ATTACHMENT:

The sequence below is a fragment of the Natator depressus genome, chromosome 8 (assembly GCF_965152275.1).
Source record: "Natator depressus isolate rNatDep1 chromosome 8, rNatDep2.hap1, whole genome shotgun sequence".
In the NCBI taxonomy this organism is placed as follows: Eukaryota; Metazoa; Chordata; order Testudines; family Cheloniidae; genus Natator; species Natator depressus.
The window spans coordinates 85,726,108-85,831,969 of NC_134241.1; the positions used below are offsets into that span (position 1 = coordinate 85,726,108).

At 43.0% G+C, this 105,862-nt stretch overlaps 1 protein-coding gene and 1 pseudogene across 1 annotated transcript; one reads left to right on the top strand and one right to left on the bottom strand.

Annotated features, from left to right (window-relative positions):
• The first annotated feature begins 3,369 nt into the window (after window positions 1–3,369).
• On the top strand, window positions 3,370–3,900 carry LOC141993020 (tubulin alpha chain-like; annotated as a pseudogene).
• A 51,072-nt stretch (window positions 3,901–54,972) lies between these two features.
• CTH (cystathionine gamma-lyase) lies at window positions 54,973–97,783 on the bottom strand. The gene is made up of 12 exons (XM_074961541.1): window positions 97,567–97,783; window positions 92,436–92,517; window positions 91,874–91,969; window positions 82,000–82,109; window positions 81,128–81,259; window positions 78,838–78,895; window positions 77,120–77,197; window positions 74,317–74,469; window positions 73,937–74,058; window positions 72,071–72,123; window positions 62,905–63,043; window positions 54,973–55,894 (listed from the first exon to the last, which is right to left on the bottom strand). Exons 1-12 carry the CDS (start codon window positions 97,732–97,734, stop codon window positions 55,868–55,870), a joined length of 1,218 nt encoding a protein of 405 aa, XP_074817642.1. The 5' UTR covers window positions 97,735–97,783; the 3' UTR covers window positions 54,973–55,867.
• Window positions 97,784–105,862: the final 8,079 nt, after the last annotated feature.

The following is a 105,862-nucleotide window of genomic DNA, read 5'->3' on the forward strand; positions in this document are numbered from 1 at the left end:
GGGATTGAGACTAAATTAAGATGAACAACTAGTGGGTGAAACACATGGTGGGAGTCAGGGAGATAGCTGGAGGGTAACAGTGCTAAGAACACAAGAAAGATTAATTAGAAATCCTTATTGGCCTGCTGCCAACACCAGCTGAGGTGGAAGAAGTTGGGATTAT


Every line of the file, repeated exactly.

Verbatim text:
The sequence below is a fragment of the Natator depressus genome, chromosome 8 (assembly GCF_965152275.1).
Source record: "Natator depressus isolate rNatDep1 chromosome 8, rNatDep2.hap1, whole genome shotgun sequence".
In the NCBI taxonomy this organism is placed as follows: Eukaryota; Metazoa; Chordata; order Testudines; family Cheloniidae; genus Natator; species Natator depressus.
The window spans coordinates 85,726,108-85,831,969 of NC_134241.1; the positions used below are offsets into that span (position 1 = coordinate 85,726,108).

At 43.0% G+C, this 105,862-nt stretch overlaps 1 protein-coding gene and 1 pseudogene across 1 annotated transcript; one reads left to right on the top strand and one right to left on the bottom strand.

Annotated features, from left to right (window-relative positions):
• The first annotated feature begins 3,369 nt into the window (after window positions 1–3,369).
• On the top strand, window positions 3,370–3,900 carry LOC141993020 (tubulin alpha chain-like; annotated as a pseudogene).
• A 51,072-nt stretch (window positions 3,901–54,972) lies between these two features.
• CTH (cystathionine gamma-lyase) lies at window positions 54,973–97,783 on the bottom strand. The gene is made up of 12 exons (XM_074961541.1): window positions 97,567–97,783; window positions 92,436–92,517; window positions 91,874–91,969; window positions 82,000–82,109; window positions 81,128–81,259; window positions 78,838–78,895; window positions 77,120–77,197; window positions 74,317–74,469; window positions 73,937–74,058; window positions 72,071–72,123; window positions 62,905–63,043; window positions 54,973–55,894 (listed from the first exon to the last, which is right to left on the bottom strand). Exons 1-12 carry the CDS (start codon window positions 97,732–97,734, stop codon window positions 55,868–55,870), a joined length of 1,218 nt encoding a protein of 405 aa, XP_074817642.1. The 5' UTR covers window positions 97,735–97,783; the 3' UTR covers window positions 54,973–55,867.
• Window positions 97,784–105,862: the final 8,079 nt, after the last annotated feature.

The following is a 105,862-nucleotide window of genomic DNA, read 5'->3' on the forward strand; positions in this document are numbered from 1 at the left end:
GGGATTGAGACTAAATTAAGATGAACAACTAGTGGGTGAAACACATGGTGGGAGTCAGGGAGATAGCTGGAGGGTAACAGTGCTAAGAACACAAGAAAGATTAATTAGAAATCCTTATTGGCCTGCTGCCAACACCAGCTGAGGTGGAAGAAGTTGGGATTAT